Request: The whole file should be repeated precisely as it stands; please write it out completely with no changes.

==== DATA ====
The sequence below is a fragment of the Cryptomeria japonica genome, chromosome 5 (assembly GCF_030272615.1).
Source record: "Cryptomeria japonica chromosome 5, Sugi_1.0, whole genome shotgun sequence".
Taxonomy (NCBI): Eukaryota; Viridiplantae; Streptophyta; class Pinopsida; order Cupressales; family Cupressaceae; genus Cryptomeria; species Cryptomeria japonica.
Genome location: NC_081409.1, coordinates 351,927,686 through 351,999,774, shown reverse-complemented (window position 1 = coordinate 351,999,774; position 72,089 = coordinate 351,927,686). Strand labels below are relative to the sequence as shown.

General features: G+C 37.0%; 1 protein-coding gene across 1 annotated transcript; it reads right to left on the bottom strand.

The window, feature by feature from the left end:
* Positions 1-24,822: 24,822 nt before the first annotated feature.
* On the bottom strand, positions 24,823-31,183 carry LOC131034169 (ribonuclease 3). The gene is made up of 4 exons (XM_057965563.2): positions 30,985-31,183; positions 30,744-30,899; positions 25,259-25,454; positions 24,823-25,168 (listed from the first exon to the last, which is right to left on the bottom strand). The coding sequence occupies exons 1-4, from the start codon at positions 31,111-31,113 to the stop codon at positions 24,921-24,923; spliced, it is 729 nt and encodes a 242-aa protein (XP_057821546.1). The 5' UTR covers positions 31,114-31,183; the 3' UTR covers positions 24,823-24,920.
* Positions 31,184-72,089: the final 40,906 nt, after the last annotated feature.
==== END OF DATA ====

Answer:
The sequence below is a fragment of the Cryptomeria japonica genome, chromosome 5 (assembly GCF_030272615.1).
Source record: "Cryptomeria japonica chromosome 5, Sugi_1.0, whole genome shotgun sequence".
Taxonomy (NCBI): Eukaryota; Viridiplantae; Streptophyta; class Pinopsida; order Cupressales; family Cupressaceae; genus Cryptomeria; species Cryptomeria japonica.
Genome location: NC_081409.1, coordinates 351,927,686 through 351,999,774, shown reverse-complemented (window position 1 = coordinate 351,999,774; position 72,089 = coordinate 351,927,686). Strand labels below are relative to the sequence as shown.

General features: G+C 37.0%; 1 protein-coding gene across 1 annotated transcript; it reads right to left on the bottom strand.

The window, feature by feature from the left end:
* Positions 1-24,822: 24,822 nt before the first annotated feature.
* On the bottom strand, positions 24,823-31,183 carry LOC131034169 (ribonuclease 3). The gene is made up of 4 exons (XM_057965563.2): positions 30,985-31,183; positions 30,744-30,899; positions 25,259-25,454; positions 24,823-25,168 (listed from the first exon to the last, which is right to left on the bottom strand). The coding sequence occupies exons 1-4, from the start codon at positions 31,111-31,113 to the stop codon at positions 24,921-24,923; spliced, it is 729 nt and encodes a 242-aa protein (XP_057821546.1). The 5' UTR covers positions 31,114-31,183; the 3' UTR covers positions 24,823-24,920.
* Positions 31,184-72,089: the final 40,906 nt, after the last annotated feature.